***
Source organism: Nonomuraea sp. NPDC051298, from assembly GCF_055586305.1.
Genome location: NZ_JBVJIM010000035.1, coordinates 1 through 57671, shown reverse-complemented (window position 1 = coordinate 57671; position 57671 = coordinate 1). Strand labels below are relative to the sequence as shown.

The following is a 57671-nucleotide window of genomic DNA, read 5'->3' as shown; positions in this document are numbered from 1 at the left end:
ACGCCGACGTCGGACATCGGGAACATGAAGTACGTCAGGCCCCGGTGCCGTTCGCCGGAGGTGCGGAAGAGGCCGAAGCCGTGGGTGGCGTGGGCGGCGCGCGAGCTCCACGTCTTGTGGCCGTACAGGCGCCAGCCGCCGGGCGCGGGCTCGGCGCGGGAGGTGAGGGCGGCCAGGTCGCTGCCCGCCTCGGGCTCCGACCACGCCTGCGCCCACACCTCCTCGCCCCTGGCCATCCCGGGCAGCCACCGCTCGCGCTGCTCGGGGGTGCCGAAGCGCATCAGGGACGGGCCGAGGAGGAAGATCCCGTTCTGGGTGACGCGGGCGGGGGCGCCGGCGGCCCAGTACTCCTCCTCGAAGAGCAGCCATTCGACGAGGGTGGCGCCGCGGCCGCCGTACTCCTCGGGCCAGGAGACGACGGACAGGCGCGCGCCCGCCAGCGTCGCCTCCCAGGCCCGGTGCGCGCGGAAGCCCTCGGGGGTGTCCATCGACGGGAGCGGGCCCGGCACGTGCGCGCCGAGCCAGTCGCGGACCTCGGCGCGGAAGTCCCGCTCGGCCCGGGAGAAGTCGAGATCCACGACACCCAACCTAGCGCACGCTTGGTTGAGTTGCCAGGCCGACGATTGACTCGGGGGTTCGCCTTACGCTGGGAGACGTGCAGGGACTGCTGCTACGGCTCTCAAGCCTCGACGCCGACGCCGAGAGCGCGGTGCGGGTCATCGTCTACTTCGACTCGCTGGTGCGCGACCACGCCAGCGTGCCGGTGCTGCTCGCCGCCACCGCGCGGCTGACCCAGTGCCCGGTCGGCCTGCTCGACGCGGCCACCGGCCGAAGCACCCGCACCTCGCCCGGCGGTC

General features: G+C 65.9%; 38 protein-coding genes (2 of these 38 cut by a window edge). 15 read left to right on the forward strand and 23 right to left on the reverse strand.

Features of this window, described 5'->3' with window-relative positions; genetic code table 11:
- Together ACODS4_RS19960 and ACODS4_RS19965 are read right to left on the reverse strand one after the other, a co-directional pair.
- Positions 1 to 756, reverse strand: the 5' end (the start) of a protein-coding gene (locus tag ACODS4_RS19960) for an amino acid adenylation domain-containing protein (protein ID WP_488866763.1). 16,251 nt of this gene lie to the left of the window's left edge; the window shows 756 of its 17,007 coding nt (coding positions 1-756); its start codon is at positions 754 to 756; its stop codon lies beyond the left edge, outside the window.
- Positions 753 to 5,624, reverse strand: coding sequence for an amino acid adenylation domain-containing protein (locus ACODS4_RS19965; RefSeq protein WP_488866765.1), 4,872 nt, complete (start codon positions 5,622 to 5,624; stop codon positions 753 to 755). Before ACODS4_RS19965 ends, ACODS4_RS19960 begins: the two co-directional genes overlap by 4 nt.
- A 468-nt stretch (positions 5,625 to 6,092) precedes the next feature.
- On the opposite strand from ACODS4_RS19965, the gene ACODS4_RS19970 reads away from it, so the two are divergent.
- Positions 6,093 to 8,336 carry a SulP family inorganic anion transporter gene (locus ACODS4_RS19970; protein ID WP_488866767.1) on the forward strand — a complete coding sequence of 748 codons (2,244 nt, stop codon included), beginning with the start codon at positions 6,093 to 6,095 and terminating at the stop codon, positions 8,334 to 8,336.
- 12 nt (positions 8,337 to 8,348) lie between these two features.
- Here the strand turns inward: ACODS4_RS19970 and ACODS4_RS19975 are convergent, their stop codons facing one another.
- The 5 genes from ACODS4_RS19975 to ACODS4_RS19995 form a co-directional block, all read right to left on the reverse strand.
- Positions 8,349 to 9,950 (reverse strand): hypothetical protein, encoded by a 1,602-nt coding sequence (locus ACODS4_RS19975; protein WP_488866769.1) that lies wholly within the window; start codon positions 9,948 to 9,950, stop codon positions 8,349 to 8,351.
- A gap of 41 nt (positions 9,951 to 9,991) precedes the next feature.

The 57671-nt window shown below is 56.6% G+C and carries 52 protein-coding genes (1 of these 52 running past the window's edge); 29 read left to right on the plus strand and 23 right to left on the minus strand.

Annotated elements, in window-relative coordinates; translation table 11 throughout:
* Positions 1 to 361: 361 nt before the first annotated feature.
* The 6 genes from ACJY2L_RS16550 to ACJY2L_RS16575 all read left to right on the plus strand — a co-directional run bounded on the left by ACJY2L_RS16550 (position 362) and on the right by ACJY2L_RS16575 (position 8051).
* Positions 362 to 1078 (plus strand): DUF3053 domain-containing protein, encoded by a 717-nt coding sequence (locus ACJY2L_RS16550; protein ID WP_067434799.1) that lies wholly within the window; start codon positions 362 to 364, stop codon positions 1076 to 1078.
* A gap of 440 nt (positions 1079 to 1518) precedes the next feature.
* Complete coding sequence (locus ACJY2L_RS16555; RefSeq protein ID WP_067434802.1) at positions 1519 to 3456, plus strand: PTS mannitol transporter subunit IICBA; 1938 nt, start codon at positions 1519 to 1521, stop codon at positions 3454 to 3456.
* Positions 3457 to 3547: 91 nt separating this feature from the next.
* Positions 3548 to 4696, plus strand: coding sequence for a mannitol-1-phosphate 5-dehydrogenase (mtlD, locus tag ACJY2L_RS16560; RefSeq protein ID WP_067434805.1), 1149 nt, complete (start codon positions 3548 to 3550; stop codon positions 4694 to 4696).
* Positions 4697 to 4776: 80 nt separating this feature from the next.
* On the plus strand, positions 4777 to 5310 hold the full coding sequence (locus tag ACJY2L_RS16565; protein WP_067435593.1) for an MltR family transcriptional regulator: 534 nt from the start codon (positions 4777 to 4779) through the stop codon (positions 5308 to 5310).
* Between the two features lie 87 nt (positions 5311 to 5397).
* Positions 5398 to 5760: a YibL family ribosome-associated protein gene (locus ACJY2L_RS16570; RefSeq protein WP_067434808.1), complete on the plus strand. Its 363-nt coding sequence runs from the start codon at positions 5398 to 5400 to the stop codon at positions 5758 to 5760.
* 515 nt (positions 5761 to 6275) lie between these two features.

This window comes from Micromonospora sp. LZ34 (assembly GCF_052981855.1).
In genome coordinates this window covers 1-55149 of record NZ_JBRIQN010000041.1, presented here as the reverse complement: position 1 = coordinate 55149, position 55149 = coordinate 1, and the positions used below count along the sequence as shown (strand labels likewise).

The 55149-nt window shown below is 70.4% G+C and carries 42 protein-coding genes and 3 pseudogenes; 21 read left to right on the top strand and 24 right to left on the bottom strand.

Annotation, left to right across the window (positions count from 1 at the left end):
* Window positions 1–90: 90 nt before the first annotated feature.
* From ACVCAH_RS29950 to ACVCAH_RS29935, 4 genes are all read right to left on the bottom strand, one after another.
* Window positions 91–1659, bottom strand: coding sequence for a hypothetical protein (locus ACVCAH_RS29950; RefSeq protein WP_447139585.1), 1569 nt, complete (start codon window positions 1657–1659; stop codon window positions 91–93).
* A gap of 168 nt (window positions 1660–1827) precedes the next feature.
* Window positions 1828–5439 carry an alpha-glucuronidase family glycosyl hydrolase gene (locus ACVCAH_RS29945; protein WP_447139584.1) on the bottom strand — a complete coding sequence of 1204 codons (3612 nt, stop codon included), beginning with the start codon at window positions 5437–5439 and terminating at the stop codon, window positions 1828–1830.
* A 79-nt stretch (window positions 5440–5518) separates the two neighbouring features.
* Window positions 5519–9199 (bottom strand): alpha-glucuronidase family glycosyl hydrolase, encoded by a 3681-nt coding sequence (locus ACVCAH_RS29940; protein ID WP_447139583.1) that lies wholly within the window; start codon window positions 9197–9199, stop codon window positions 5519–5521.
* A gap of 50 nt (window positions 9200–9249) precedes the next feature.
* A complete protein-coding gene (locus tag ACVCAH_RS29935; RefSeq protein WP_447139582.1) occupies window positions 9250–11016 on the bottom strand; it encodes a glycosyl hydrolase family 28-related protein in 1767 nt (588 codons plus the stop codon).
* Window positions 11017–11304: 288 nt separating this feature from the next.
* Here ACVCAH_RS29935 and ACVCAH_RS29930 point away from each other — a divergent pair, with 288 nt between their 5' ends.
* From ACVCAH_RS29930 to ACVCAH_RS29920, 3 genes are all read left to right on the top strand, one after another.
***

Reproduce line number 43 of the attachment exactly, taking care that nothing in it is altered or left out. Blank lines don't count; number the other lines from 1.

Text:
* A gap of 50 nt (window positions 9200–9249) precedes the next feature.